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This article was first published 13 years ago  » Business » India, a top investment hotspot for Alstom

India, a top investment hotspot for Alstom

By Mansi Taneja & Jyoti Mukul in New Delhi
April 13, 2011 15:53 IST
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Started in 1857, Alstom is one of the grand old companies of Europe. In India, the French company traces its history to 1911, when General Electric Company started operations. Through a series of takeover, it is now part of the Alstom group.

A hundred years since, India is its top investment destination. In an interview to Mansi Taneja and Jyoti Mukul, Chairman and Chief Executive Officer Patrick Kron refused to put a number to the India target, but said 'we will move up in the coming years'. Edited excerpts:

India contributes 5 per cent to your group's revenue of about euro 25 billion. What is your target?

You can't put a target. We have to put the means to grow and if we are successful and get orders, it will trigger the future ones. From what we have, we will move up in the coming years.

In India, you are present in power, locomotive and mass transport businesses. Which of these will bring in maximum growth?

The government is focusing on transportation and infrastructure building. We are well positioned in power generation, transmission grid and rail transportation. We got the rolling stock order for the Chennai metro, it is the first step. If we get a contract for refurbishment of locomotives, it will be the next step. Hence, it is difficult to quantify.

You had a meeting with the prime minister yesterday. Did you discuss the issue of nuclear liability law, since it will impact the equipment supplier as well?

We do not consider ourselves to be a part of this (liability regime) since we do not take part in nuclear island (making. The suppliers for a nuclear island will be liable for accidents. If a nuclear reactor needs to stop at any point, for maintenance or no power requirement and there is a problem, even then it does not make us liable, since we are not building the reactor. But if the suppliers for a conventional island are liable, then it is an issue. It is extreme. We will make sure we are not exposed to these liabilities.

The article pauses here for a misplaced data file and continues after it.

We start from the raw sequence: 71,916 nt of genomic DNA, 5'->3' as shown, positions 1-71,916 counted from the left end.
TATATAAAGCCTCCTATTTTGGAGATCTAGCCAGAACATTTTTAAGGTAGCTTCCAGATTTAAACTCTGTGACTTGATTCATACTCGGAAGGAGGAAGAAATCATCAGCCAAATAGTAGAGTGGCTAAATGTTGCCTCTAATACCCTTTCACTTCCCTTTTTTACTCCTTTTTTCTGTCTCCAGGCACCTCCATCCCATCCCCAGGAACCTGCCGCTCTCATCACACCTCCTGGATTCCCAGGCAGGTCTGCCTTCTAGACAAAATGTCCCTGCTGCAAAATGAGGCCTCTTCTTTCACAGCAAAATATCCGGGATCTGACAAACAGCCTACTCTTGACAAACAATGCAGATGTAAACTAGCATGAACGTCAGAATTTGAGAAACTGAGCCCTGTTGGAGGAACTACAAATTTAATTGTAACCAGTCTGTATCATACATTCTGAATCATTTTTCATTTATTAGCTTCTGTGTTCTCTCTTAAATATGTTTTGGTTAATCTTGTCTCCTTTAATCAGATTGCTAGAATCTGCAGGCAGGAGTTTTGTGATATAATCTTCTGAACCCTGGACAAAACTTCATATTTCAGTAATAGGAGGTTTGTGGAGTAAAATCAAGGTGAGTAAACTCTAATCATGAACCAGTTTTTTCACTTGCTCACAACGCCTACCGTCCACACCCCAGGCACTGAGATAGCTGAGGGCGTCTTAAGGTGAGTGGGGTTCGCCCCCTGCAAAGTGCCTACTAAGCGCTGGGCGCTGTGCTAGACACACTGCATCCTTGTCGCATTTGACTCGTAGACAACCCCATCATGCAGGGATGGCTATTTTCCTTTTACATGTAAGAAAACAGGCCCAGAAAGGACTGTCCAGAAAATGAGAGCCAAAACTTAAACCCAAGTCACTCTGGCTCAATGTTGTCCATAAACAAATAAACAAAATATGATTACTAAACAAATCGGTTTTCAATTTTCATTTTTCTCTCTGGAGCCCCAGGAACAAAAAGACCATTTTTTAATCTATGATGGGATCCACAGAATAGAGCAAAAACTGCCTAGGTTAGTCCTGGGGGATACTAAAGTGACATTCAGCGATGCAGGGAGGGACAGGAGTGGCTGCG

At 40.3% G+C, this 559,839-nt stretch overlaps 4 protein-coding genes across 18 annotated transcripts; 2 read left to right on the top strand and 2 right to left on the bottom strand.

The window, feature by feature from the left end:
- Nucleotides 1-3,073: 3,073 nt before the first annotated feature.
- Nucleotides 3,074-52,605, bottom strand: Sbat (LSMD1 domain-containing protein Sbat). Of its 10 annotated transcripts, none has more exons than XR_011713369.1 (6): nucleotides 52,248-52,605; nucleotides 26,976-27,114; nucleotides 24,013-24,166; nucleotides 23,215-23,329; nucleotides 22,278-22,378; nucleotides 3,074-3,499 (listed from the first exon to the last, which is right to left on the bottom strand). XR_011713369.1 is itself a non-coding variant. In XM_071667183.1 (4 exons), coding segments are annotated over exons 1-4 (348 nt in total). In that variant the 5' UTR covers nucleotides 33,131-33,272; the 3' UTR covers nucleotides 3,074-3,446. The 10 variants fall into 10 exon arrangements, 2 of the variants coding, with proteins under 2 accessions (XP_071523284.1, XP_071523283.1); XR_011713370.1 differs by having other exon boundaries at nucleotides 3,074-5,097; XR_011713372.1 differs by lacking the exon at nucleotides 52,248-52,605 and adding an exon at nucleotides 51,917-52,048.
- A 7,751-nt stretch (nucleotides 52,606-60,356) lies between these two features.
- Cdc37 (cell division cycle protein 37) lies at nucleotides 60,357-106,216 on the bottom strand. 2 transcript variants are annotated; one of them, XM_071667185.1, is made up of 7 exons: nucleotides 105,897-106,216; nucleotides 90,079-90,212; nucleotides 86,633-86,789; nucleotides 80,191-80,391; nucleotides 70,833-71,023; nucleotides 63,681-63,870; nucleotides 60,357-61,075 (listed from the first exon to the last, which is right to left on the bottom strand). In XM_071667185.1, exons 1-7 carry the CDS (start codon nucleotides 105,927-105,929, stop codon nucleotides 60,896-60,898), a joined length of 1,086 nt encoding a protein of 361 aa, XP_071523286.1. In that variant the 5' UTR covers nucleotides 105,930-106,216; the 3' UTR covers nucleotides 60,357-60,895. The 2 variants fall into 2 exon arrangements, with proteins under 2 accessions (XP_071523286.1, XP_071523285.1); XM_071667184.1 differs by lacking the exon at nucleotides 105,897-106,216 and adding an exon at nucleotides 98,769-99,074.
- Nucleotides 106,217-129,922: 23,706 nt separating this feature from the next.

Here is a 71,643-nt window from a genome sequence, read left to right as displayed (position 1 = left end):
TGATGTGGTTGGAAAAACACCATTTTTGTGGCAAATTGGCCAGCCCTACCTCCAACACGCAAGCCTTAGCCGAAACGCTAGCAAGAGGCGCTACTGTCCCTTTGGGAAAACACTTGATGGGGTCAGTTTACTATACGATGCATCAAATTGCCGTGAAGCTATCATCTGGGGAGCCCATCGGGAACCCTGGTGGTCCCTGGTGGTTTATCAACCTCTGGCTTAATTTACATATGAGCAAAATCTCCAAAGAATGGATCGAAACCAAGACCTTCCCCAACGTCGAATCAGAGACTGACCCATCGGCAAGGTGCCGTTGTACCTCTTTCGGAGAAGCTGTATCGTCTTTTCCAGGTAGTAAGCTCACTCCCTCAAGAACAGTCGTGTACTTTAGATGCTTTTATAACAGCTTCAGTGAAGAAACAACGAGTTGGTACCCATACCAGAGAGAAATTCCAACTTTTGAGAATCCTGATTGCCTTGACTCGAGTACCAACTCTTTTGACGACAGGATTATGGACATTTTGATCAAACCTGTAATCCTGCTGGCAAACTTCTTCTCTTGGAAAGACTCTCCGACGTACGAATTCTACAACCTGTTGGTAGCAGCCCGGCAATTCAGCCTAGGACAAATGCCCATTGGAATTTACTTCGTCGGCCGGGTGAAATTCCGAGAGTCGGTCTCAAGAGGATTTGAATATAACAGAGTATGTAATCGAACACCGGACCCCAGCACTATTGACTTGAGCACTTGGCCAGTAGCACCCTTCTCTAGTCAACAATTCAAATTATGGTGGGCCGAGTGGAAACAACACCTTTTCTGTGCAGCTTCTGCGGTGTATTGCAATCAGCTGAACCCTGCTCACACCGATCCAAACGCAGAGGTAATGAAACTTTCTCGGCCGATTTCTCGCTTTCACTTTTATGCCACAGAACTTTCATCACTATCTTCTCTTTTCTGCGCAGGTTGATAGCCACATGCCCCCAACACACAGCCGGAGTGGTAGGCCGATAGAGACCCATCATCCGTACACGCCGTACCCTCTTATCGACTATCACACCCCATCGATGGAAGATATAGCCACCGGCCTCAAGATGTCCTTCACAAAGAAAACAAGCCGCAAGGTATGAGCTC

There is a perception that Western nuclear companies are looking for business here since their markets have shrunk. Do you think the Japan incident will fuel resistance to setting up of nuclear power plants in India and China?

This perception is not right. It is country-specific. For instance, in the US, CO2 emission from coal is an issue. France gets 80 per cent of its power from nuclear plants. Construction of nuclear power plants is going on there. As we speak, we are sending our turbines there. What is happening is a safety audit of the existing plants. The Japan incident, though, may slow down decisions on future capacity.

Alstom is present in the hydropower sector in India, but it is a segment which is not growing due to environmental and displacement issues. How do you see growth coming in this sector?

The government and regulators need to find out what is needed to feed economic development in social welfare. In India, the per capita consumption of power is one fourth of the Chinese. Do you think this is a sustainable situation? The power for all policy instituted by the government will be implemented and we are happy to support this. By the end of the day, it means some choices in energy mix. India is lucky to have enough potential in hydropower. Opportunities need to be addressed from the environmental point. If a project is delayed, it impacts us and ultimately the customers.

You have a joint venture with NTPC for renovation, modernisation and retrofit of existing power plants. Hydropower plants here are working at low capacity for a variety of reasons. Do you look at this as an opportunity?

If low utilisation is because of the dam, we can do nothing about it. We do not build dams. Forty per cent of our power turnover is focused on after-market service and retrofit business. We not only renew, but try to use the opportunity to improve performance and efficiency of power plants.

Alstom's joint venture with BHEL and Nuclear Power Corporation has not taken off as yet. Do you think there are issues of equity participation coming in the way?

The idea is to make it a tripartite joint venture where everyone contributes equally to the equity. This is still ongoing. We are still working the business plan which does not impact the ability to get orders. The idea is to have equal participation -  one third, but I do not think these are principal issues. There are issues about business plan and clarifying the details. I agree it is not moving fast but there is no reason to doubt that it is going to float.

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Mansi Taneja & Jyoti Mukul in New Delhi

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